The raw milk question is complicated - the law, which addresses imported cheeses aged for less than 60 days, has been around as long as I've been in the business - at least 25+ years. For many years, it was quietly ignored, and many cheeses were brought in under the radar. It is true that even a few years ago, places like Whole Foods were selling the true, AOC versions of chevres and soft-ripeneds. Even before 9/11, things were starting to get tightened up, but that led to big changes for importers. It's just not worth the risk for them anymore.
Let me expand on this point: The law, which is governed by the FDA, relates to *any* cheese (foreign or domestic) that is made with raw milk and aged less than 60 days. AOC Brie de Meaux, for example, is a raw milk cheese that is aged for 45 days. Most goat's milk cheese is aged a very short period of time, typically from as little as 7 days to 45 days.
Before 9/11, cheese came into the U.S. and customs either looked the other way, or they were told the cheese was made with pasteurized milk when it wasn't. After the Bioterrorism Act came into play, however, the process for bringing anything with organic material/contents into the U.S. changed. Now, you have to get pre-authorization from the FDA and U.S. Customs. In order to get this, you have to detail what your product is (in this case, cheese), where it came from, how it's made and where the ingredients came from. This process change is what effectively shut the door on the importation of most fresh raw-milk cheeses from France and everywhere else. The cheeses that are "close" to 60 days, like Brie, can be aged another 15 days and then sent over. So you can still get AOC Brie, if you look real hard. Other cheeses just don't have their special flair if they hold them over too long. Think of a banana that's overripe and you'll have a sense for what I mean.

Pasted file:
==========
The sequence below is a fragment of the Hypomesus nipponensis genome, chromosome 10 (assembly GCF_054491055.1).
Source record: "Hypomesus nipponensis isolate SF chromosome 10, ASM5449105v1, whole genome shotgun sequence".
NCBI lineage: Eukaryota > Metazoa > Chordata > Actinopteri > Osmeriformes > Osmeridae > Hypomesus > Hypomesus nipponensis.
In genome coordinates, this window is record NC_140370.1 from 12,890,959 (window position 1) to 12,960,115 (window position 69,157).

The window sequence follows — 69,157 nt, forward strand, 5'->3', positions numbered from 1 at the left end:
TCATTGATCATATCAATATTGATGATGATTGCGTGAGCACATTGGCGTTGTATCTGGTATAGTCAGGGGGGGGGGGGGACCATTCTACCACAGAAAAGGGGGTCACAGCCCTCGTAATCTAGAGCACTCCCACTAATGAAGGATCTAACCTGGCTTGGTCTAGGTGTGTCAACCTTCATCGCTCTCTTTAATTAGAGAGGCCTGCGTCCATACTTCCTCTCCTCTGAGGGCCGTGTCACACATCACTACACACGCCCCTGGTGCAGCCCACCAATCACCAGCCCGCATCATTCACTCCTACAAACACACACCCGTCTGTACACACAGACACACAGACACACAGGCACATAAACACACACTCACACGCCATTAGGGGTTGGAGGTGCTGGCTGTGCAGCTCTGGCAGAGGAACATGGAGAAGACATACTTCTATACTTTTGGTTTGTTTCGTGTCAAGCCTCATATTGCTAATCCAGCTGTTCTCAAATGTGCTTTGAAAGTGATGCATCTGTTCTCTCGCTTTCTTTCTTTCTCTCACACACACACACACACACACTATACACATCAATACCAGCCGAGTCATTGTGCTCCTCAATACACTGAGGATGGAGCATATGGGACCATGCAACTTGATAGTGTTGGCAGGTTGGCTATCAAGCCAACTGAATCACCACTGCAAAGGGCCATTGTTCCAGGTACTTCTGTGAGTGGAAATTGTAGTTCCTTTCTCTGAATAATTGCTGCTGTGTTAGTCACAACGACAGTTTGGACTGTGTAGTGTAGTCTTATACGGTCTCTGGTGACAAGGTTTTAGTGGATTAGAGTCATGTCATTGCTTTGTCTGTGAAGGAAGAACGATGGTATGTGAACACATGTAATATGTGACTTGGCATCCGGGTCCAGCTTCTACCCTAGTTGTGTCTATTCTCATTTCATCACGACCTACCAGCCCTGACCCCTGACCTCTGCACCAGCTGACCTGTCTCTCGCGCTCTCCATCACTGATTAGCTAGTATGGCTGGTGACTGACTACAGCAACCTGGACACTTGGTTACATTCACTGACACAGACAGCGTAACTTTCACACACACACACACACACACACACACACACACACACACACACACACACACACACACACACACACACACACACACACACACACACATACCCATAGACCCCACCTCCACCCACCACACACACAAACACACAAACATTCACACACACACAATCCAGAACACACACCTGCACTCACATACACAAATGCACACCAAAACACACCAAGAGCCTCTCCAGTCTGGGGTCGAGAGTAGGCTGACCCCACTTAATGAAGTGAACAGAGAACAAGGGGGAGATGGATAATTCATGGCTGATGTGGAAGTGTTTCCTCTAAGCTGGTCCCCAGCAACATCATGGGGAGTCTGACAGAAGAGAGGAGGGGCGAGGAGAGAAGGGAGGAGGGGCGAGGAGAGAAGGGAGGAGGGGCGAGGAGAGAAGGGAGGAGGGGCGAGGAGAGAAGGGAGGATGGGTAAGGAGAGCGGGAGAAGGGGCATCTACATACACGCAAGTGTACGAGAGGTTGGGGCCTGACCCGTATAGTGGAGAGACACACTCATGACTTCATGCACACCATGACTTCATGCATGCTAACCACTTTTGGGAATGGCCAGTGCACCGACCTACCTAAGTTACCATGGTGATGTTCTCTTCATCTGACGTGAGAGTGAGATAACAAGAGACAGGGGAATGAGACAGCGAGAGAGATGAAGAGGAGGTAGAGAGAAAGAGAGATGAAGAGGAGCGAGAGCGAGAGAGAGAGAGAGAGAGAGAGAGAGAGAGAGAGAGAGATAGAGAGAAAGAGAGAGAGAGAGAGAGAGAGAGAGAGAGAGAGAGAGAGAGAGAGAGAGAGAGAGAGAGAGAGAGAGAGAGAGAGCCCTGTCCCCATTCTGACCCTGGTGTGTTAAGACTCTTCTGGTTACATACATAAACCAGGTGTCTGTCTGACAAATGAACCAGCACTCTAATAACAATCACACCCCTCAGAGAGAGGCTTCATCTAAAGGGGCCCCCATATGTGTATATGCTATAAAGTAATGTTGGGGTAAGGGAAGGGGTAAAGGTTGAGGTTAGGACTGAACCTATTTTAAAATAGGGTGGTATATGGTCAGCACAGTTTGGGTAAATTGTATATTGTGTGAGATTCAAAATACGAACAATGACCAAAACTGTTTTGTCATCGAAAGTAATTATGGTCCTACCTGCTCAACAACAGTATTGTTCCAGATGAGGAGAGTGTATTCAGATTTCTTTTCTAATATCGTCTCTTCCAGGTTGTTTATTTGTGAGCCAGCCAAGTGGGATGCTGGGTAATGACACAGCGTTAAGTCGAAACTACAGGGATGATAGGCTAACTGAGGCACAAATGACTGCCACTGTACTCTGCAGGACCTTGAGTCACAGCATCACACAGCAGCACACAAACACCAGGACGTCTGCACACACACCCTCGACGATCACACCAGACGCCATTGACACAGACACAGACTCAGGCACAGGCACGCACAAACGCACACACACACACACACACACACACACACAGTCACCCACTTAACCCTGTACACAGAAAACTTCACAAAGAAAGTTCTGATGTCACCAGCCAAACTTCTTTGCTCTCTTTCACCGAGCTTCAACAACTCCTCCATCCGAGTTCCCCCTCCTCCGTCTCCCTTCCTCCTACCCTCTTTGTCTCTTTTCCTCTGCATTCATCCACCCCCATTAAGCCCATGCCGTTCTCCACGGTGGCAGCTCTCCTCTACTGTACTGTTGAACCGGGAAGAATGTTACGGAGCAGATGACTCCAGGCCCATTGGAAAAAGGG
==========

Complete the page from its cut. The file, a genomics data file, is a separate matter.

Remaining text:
I would understand our government's concern for our well-being if there was a world-wide problem of cheese-bourne illnesses. Have you heard of people falling dead all over France from eating raw milk cheeses? Gee, neither have I. I have nothing to base this on but conspiracy theory, but I think there must have been some lobbying from big business way back when that convinced legislators that these products were dangerous. They have been protecting our health, even when presented with facts to the contrary, ever since.
This is not a health issue, it is a money issue. The stated reason has been that there are food-borne illnesses associated with raw milk products, most notably, listeriosis. You can get listeriosis from a piece of cheese made with pasteurized milk, by the way. It just depends on when the infection/bacteria reached the cheese - pre-pasteurization or post. Europeans are not dropping dead from eating cheese. What makes me laugh even more is how pregnant women here avoid raw milk cheese like the plague because they think they (or their unborn baby) will drop dead from it. Meanwhile, you can go to a Bennigan's in Pittsburgh and get some scallions on your nachos that are infected with Hepatitis. The whole premise is laughable.
It is much more difficult and expensive to make cheese with raw milk. In France, you have to test every batch of milk for pathogens before it goes into production. That means you have to dump batches of milk if they don't pass. If you produce cheese using pasteurized milk, you can use 100% of what you take in. This also means you can take in a lower quality product - it all gets smoothed out in the end. Unfortunately, the flavor goes away as well. Try boiling a bottle of your favorite wine before you drink it. You'll see what I mean.
You can tell this is a soapbox issue for me...